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American Journal of Human Biology: the Official Journal of the Human Biology Council

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https://www.readbyqxmd.com/read/29923288/social-genomics-of-healthy-and-disordered-internet-gaming
#1
Jeffrey G Snodgrass, H J François Dengah Ii, Michael G Lacy, Robert J Else, Evan R Polzer, Jesusa M G Arevalo, Steven W Cole
OBJECTIVES: To combine social genomics with cultural approaches to expand understandings of the somatic health dynamics of online gaming, including in the controversial nosological construct of internet gaming disorder (IGD). METHODS: In blood samples from 56 U.S. gamers, we examined expression of the conserved transcriptional response to adversity (CTRA), a leukocyte gene expression profile activated by chronic stress. We compared positively engaged and problem gamers, as identified by an ethnographically developed measure, the Positive and Negative Gaming Experiences Scale (PNGE-42), and also by a clinically derived IGD scale (IGDS-SF9)...
June 20, 2018: American Journal of Human Biology: the Official Journal of the Human Biology Council
https://www.readbyqxmd.com/read/29752749/preliminary-evidence-that-androgen-signaling-is-correlated-with-men-s-everyday-language
#2
Jennifer S Mascaro, Kelly E Rentscher, Patrick D Hackett, Adriana Lori, Alana Darcher, James K Rilling, Matthias R Mehl
OBJECTIVES: Testosterone (T) has an integral, albeit complex, relationship with social behavior, especially in the domains of aggression and competition. However, examining this relationship in humans is challenging given the often covert and subtle nature of human aggression and status-seeking. The present study aimed to investigate whether T levels and genetic polymorphisms in the AR gene are associated with social behavior assessed via natural language use. METHODS: We used unobtrusive, behavioral, real-world ambulatory assessments of men in partnered heterosexual relationships to examine the relationship between plasma T levels, variation in the androgen receptor (AR) gene, and spontaneous, everyday language in three interpersonal contexts: with romantic partners, with co-workers, and with their children...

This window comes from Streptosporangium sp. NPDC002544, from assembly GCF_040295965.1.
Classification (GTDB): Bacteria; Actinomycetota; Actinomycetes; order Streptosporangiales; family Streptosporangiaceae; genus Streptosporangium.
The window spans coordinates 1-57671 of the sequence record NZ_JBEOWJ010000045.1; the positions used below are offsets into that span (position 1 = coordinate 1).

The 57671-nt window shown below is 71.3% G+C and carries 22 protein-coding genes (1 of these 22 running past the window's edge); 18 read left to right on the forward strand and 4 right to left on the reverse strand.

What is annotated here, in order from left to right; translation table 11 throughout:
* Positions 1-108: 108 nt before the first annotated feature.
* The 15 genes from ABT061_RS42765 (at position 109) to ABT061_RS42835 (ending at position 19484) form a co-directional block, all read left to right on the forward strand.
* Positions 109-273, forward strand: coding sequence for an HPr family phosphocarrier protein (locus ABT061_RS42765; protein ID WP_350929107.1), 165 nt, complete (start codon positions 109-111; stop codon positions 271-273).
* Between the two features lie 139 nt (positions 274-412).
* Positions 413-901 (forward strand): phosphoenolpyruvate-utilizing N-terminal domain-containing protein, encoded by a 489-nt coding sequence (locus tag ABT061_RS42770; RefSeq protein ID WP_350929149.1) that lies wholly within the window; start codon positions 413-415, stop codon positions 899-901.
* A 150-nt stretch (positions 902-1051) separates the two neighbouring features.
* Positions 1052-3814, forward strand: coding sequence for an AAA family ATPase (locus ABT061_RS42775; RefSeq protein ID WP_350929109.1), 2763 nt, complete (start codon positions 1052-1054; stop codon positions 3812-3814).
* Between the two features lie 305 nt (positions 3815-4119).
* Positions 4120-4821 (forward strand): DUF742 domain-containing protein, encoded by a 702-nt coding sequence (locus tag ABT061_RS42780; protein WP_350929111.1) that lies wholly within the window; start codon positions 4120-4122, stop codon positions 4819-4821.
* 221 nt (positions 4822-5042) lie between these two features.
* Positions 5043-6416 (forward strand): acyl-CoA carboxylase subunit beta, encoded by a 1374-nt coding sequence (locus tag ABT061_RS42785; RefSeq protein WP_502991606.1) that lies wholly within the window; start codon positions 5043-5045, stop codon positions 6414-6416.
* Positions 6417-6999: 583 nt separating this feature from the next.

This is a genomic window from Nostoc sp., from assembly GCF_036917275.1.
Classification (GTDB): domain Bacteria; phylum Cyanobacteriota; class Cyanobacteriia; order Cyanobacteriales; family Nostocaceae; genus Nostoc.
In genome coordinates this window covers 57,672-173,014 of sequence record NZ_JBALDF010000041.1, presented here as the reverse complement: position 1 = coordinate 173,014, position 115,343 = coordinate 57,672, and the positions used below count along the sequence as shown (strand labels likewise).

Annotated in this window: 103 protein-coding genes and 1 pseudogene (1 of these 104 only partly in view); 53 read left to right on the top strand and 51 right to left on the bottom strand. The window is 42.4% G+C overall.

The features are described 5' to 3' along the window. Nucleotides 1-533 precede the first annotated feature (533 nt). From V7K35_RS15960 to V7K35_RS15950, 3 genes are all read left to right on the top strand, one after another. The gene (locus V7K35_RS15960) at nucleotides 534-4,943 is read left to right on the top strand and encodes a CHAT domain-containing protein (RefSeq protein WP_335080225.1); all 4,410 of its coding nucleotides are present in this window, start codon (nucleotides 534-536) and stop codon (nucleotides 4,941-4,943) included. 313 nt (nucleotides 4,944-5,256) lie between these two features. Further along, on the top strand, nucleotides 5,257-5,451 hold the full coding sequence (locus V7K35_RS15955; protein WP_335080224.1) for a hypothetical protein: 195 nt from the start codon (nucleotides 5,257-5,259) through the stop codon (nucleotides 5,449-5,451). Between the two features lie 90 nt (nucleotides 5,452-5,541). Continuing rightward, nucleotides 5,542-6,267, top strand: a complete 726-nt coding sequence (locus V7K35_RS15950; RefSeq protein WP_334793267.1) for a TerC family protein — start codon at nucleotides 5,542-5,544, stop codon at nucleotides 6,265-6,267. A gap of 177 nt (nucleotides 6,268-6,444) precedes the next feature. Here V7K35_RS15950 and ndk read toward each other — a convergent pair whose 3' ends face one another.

May 11, 2018: American Journal of Human Biology: the Official Journal of the Human Biology Council
https://www.readbyqxmd.com/read/29752748/epstein-barr-virus-antibody-titer-as-a-stress-biomarker-and-its-association-with-social-capital-in-rural-fujian-communities-china
#3
Aki Yazawa, Yosuke Inoue, Guoxi Cai, Raoping Tu, Meng Huang, Fei He, Jie Chen, Taro Yamamoto, Chiho Watanabe
OBJECTIVES: There has been little research on the association between social capital and psychological stress measured by a biomarker, particularly in developing countries. Our objective was to investigate the association between Epstein-Barr virus (EBV) antibody titer, an indicator of cellular immune function previously shown to be associated with psychological stress, and social capital among rural community dwellers in Fujian Province, China. METHODS: We conducted a cross-sectional survey in seven rural communities in Fujian in 2015...
May 11, 2018: American Journal of Human Biology: the Official Journal of the Human Biology Council
https://www.readbyqxmd.com/read/29744957/mitochondrial-lineage-a2ah-found-in-a-pre-hispanic-individual-from-the-andean-region
#4
M G Russo, C B Dejean, S A Avena, V Seldes, P Ramundo